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I'm confused about this sentence:

Me muero por mirarte.
(I'm dying to see you.)

IMHO, I would write "muero por mirarte" because "muero" already has the meaning of "I'm dying" and is an intransitive verb, so it makes no sense to me to prepend a "me". What exactly is this grammar?

More examples:

Me iba corriendo a la escuela cuando apareció mi papá.
(I was rushing to school when my dad showed up.)

(Same as above. I won't add "Me" if I'm writing the sentence.)

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    Sincerely, I wouldn't add "me" in the second sentence at all. "Correrse" mainly means "to ejaculate" in Spain (although depending on the context it may mean something else). I would change that second example for "me iba corriendo a la escuela". – Charlie Oct 9 '17 at 8:13
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The pronominal verbs has been discussed here on many occasions, see Reflexives and use of "se" in "terminarse" or Use of "me" in the phrase "me llevo este" for examples. Nonetheless, I would like to mention that the DLE contains the following entry for morirse:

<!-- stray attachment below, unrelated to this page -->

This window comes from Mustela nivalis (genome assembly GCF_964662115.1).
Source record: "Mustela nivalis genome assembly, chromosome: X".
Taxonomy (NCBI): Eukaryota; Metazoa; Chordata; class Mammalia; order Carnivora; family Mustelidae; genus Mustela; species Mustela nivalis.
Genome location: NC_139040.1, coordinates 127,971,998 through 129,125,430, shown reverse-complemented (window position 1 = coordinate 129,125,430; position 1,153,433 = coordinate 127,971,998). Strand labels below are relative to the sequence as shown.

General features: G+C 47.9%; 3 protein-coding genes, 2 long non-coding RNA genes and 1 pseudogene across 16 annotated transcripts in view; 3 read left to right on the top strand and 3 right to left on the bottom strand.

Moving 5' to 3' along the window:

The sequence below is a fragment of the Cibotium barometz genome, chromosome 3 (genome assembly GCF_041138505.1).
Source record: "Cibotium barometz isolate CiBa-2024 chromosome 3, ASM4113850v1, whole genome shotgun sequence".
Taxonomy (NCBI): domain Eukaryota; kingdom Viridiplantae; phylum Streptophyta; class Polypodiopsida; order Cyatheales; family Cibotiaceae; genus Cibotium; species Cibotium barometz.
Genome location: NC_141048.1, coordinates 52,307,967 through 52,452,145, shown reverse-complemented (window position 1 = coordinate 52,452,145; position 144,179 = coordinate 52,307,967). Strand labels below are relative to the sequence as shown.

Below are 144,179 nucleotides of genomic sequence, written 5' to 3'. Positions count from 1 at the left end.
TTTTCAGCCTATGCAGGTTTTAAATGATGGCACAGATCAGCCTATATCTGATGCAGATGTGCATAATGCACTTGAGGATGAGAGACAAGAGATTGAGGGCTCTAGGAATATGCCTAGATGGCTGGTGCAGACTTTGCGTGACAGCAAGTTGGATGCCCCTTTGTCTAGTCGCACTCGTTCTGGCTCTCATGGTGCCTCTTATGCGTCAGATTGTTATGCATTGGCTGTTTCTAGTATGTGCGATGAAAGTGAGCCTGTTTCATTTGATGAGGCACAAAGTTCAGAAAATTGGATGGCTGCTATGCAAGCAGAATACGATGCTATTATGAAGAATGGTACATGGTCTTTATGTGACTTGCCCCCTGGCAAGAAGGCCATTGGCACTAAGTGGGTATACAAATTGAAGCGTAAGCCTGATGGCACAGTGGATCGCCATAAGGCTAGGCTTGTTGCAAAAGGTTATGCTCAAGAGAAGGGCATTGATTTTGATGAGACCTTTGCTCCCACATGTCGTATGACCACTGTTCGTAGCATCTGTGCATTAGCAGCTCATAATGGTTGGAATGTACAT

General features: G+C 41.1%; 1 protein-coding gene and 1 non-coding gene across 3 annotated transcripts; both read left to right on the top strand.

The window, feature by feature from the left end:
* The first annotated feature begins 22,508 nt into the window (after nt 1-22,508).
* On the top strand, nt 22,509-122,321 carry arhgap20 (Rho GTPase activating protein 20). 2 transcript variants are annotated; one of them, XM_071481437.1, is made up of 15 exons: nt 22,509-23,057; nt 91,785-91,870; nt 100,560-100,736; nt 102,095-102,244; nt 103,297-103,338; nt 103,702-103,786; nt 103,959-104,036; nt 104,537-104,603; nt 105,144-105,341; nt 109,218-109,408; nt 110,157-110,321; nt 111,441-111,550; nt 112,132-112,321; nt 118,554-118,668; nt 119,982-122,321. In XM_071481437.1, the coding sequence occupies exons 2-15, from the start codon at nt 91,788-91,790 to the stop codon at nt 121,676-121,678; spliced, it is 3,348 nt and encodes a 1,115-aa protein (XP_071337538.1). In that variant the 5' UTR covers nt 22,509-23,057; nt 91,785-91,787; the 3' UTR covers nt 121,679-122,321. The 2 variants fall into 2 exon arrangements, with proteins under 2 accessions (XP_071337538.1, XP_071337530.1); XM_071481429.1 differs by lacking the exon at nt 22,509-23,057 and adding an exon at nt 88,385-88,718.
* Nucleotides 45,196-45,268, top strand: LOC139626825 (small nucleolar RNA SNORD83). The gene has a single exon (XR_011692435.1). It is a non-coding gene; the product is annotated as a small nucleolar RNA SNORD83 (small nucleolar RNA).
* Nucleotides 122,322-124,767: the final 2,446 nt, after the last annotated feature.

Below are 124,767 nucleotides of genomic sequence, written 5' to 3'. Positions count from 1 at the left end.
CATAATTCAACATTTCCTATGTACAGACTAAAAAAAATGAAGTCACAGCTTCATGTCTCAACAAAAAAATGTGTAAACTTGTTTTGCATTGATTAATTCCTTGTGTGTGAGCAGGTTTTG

1. intr. coloq. Sentir un impulso muy poderoso hacia el logro de una cosa o hacia una persona. U. t. c. prnl. expr. Se muere POR ese cuadro. Se muere POR ella.

There are a lot of verbs marked in the DLE as "U.t.c.prnl." ("used also as a pronominal verb") to indicate that you can use morir or morirse, but in this case it also add "expr.", to indicate that the pronominal use is just to emphasize that particular meaning of the verb itself, but does not add another meaning (as in llevar/llevarse).

About your second example, you can check the answers to What's the difference between "Va a un bar" and "Se va a un bar"?

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The verb morir is optionally pronominal, i. e. it can take the reflexive clitic pronoun even though it's not semantically reflexive. This pseudo-reflexive form has several uses, as explained elsewhere. With optional pronominal verbs sometimes the difference is subtle.